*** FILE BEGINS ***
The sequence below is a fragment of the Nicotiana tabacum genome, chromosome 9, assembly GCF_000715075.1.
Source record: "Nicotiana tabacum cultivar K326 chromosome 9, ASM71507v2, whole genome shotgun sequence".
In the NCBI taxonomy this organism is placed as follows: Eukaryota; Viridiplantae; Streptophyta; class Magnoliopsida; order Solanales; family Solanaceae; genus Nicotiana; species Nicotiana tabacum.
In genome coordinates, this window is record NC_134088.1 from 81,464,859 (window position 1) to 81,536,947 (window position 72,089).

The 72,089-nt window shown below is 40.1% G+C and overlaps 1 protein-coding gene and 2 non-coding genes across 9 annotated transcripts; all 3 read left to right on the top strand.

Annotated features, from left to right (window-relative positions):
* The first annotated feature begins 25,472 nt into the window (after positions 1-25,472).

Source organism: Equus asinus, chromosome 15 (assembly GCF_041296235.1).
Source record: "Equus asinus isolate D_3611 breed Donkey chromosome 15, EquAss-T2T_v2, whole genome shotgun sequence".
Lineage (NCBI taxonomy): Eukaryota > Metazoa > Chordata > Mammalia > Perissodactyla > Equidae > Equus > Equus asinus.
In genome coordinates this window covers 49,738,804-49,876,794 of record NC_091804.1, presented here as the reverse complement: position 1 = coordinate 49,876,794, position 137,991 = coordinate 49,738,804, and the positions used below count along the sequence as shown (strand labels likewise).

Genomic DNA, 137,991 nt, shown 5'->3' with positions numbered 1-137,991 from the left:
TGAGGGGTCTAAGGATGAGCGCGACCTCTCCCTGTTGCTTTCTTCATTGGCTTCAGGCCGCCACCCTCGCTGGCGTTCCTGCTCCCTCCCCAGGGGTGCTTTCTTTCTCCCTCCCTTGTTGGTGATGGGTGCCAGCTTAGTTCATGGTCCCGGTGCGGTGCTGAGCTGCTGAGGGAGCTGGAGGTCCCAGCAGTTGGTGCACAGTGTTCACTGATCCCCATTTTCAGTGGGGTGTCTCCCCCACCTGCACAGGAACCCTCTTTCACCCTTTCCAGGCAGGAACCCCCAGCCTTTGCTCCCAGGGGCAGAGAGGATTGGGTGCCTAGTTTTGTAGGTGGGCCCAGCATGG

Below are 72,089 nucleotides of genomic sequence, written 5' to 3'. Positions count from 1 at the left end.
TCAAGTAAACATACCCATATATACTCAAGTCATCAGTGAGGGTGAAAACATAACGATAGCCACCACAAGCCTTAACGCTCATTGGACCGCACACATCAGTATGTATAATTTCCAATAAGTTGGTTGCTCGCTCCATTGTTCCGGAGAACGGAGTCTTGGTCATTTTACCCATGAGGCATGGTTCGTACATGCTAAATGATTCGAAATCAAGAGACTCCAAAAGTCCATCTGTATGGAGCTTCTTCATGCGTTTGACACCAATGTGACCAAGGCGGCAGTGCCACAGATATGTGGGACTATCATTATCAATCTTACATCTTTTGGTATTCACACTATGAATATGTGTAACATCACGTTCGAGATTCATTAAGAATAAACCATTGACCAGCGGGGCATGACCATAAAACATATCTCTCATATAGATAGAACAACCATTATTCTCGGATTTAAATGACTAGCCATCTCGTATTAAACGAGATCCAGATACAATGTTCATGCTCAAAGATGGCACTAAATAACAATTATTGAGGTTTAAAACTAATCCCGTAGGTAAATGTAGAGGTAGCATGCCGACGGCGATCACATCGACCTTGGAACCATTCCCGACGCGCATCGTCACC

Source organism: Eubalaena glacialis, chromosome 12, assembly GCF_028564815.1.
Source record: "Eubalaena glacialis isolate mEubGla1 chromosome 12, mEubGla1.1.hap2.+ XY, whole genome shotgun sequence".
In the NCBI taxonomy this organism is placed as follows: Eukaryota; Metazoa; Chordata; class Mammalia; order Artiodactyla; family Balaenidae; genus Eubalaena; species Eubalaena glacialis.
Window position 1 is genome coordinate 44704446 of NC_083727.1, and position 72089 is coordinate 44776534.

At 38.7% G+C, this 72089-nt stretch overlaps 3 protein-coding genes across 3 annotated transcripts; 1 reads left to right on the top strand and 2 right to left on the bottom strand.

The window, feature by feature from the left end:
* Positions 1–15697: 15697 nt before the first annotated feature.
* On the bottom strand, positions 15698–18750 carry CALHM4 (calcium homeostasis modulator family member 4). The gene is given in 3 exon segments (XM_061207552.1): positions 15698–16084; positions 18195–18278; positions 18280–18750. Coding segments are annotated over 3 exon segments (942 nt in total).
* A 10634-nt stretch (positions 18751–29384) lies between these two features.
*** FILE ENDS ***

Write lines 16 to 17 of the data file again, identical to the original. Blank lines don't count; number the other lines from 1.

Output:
Source organism: Eubalaena glacialis, chromosome 12, assembly GCF_028564815.1.
Source record: "Eubalaena glacialis isolate mEubGla1 chromosome 12, mEubGla1.1.hap2.+ XY, whole genome shotgun sequence".